A US Muslim convert has told a New York terror trial that British hate preacher Abu Hamza “ordered” him to take a young recruit to Afghanistan to learn frontline jihad.
James Ujaama, 48, who has served jail time for a related conviction, told the Manhattan federal court on Wednesday he was once “very close” to Abu Hamza, working for him at his Finsbury Park Mosque in north London in 2000 and 2001.
“Sheikh Abu Hamza ordered me to take Feroz Abbasi,” he said, referring to a British man arrested by US troops in Afghanistan in 2001 and later held at Guantanamo Bay.
Mustafa Kamel Mustafa, better known in Britain as Abu Hamza al-Masri, who was extradited to the United States in 2012, is on trial accused of multiple terror and kidnapping charges that pre-date the 9/11 attacks.
He is charged over the 1998 kidnapping in Yemen of 16 Western tourists, four of whom were killed, and conspiracy to set up an al-Qaeda-style training camp in Oregon in late 1999.
Ujaama said Abu Hamza sent two men from London to help with jihad training as part of the conspiracy to open the Oregon camp.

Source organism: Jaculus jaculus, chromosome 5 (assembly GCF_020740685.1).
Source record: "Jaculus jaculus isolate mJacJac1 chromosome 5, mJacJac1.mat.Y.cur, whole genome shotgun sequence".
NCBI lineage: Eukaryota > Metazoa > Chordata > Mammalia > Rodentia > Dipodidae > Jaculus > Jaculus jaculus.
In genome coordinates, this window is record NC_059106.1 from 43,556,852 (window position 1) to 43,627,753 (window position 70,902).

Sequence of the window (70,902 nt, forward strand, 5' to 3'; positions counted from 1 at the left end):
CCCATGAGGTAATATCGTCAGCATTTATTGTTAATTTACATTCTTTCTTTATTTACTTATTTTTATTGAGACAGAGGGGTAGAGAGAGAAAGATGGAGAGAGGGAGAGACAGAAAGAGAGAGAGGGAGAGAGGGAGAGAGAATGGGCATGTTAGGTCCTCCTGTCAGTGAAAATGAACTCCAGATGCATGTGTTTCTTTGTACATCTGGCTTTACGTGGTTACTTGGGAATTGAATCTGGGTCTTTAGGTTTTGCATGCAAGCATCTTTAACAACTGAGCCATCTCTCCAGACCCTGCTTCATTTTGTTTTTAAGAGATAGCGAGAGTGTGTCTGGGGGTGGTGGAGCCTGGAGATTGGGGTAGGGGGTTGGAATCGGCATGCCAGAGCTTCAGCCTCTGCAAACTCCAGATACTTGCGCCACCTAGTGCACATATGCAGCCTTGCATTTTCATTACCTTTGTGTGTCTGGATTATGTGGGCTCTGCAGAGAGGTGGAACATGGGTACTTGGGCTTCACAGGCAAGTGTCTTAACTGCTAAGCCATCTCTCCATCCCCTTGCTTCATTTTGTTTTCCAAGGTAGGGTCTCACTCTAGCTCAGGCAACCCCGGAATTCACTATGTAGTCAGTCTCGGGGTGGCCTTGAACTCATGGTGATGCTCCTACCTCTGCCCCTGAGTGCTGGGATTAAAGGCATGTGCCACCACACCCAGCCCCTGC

Ujaama, who lived in Seattle at the time, pleaded guilty in 2007 in New York to conspiring to set up the facility.
Jailed for six years and released in late 2012, he has a cooperation agreement with the US government.
Mustafa Kamel Mustafa, 56, better known in Britain as Abu Hamza al-Masri, has pleaded not guilty to all 11 charges.
He faces the rest of his life in a maximum security US prison if convicted in the Manhattan federal court after a trial expected to last well into May.
Blind in one eye and with both arms blown off at the elbow in an explosion in Afghanistan years ago, he sat quietly in the courtroom in black tracksuit bottoms and a navy T-shirt.
He is also accused of providing material support to Al-Qaeda, of wanting to set up a computer lab for the Taliban and of sending recruits for terror training in Afghanistan.
Abu Hamza was indicted in the United States in 2004 and served eight years in prison in Britain before losing his last appeal against extradition.